Over 41% of long-term care insurance policies are in these 10 states

Long-term care insurance - Woman having blood pressure checked

There are approximately 8 million Americans with L.T.C. coverage, and nearly half reside in 10 states. Newly released American Association for Long-Term Care Insurance (A.A.L.T.C.I.) data shows that approximately 8 million Americans are covered by some form of L.T.C. policy. That said, between one third and one half of those policyholders live in only 10 states across the country. The data is from 2017 but represents the latest issued by the N.A.I.C. annual study findings. The A.A.L.T.C.I. based its data on the National Association of Insurance Commissioners (N.A.I.C.) national study.…

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Long term care insurance study shows heightened need for coverage planning

Long Term Care Insurance Research

A report from the AALTCI has shown that education is required when planning for options later in life. The American Association for Long Term Care Insurance (AALTCI) has just released the results of a national study that has identified and underlined the tremendous toll that is being taken by the overwhelming majority of adults who are providing the care services for an aging spouse or parent. Every year, these individuals are providing billions of dollars worth of services, completely unpaid. The director of the national trade group for the long…

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The price of long-term care insurance coverage is on the rise

As the Baby Boomer generation comes to the cusp of the discovery that long-term care insurance may be a wise step to cover potential upcoming needs, the insurance industry has found that this sector of its marketplace is withering, the price of its policies is skyrocketing, and the available coverage is being changed by the insurers. Long-term care insurance is the coverage that has been designed to provide payments for the medical services that are not usually covered by standard health insurance, for example: in-home care, nursing homes, and assisted…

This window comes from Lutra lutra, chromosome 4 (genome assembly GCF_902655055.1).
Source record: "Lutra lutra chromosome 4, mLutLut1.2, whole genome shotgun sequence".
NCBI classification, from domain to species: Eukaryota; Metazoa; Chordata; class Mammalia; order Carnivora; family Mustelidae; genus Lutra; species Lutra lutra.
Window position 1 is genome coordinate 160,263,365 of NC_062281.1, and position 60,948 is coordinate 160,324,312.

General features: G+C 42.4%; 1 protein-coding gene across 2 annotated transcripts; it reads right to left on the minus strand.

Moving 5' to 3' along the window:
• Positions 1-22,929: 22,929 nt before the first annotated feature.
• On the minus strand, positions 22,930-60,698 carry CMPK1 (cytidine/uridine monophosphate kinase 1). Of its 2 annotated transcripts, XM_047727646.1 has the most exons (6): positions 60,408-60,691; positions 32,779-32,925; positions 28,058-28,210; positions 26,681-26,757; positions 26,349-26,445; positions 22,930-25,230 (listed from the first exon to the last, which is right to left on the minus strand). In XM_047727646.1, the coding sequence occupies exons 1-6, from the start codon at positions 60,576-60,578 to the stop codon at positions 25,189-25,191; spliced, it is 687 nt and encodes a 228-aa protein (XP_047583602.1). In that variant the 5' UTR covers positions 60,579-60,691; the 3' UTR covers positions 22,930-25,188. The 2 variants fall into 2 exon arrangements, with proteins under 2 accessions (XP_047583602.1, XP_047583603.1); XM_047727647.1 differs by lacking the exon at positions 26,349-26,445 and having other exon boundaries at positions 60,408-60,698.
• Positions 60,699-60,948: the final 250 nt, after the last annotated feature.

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The return of the long-term care services funding debate

According to an online article in Forbes on March 14, following the end of the CLASS Act last year, there has been a great deal of concern about the way that the needs for long-term care by the elderly and disabled younger adults, will be financed in the United States. Federal officials and about two dozen states have now taken a fresh step to rectify this problem, working with insurance company executives, advocates, and researchers in a meeting that lasted almost six hours for an idea exchange. The group was…

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Employees may qualify for long-term care more easily through employers

LTC Financial Partners LLC. – one of the leading long-term care insurance companies in the United States – has released a statement to Americans in the hopes of assisting them to more easily obtain long-term care insurance and at a better rate simply by asking their employers about it. According to the senior vice president of business development for the insurer, Dan Cahn, by asking their employers about this coverage “could save you time, paperwork, and money — even if your workplace has no group LTC benefit in force.” The…

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John Hancock Financial raises rates on long-term care, sees backlash from consumers

John Hancock Financial, one of Colorado’s largest insurance companies, recently raised rates for long-term care coverage significantly. Some consumers saw increases as high as 90%, while other saw increases of half that number. The rate hikes have sparked the ire of consumers who say that these new rates are excessive. The state’s Department of Insurance is not being inundated with complaints concerning the matter, though regulators claim that the rates are somewhat justified. Long-term care insurance provides coverage for those that must take advantage of nursing homes or various types…

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Avoiding misconceptions about Medicare to sidestep financial struggles

Medicaid insurance plans standards

According to the outcome of a study performed by Bankers Life and Casualty Company Center for a Secure Retirement, a startling number of retired individuals in the middle-income bracket who are on Medicare either do not understand or they misunderstand the costs and coverage provided by the program, which can lead to unexpected expenses. The research, whose findings were included in the report entitled “Retirement Healthcare for Middle-Income Americans”, examined data regarding 400 pre-Medicare individuals in the baby boomer generation (aged 47 to 64), as well as 400 adults in…

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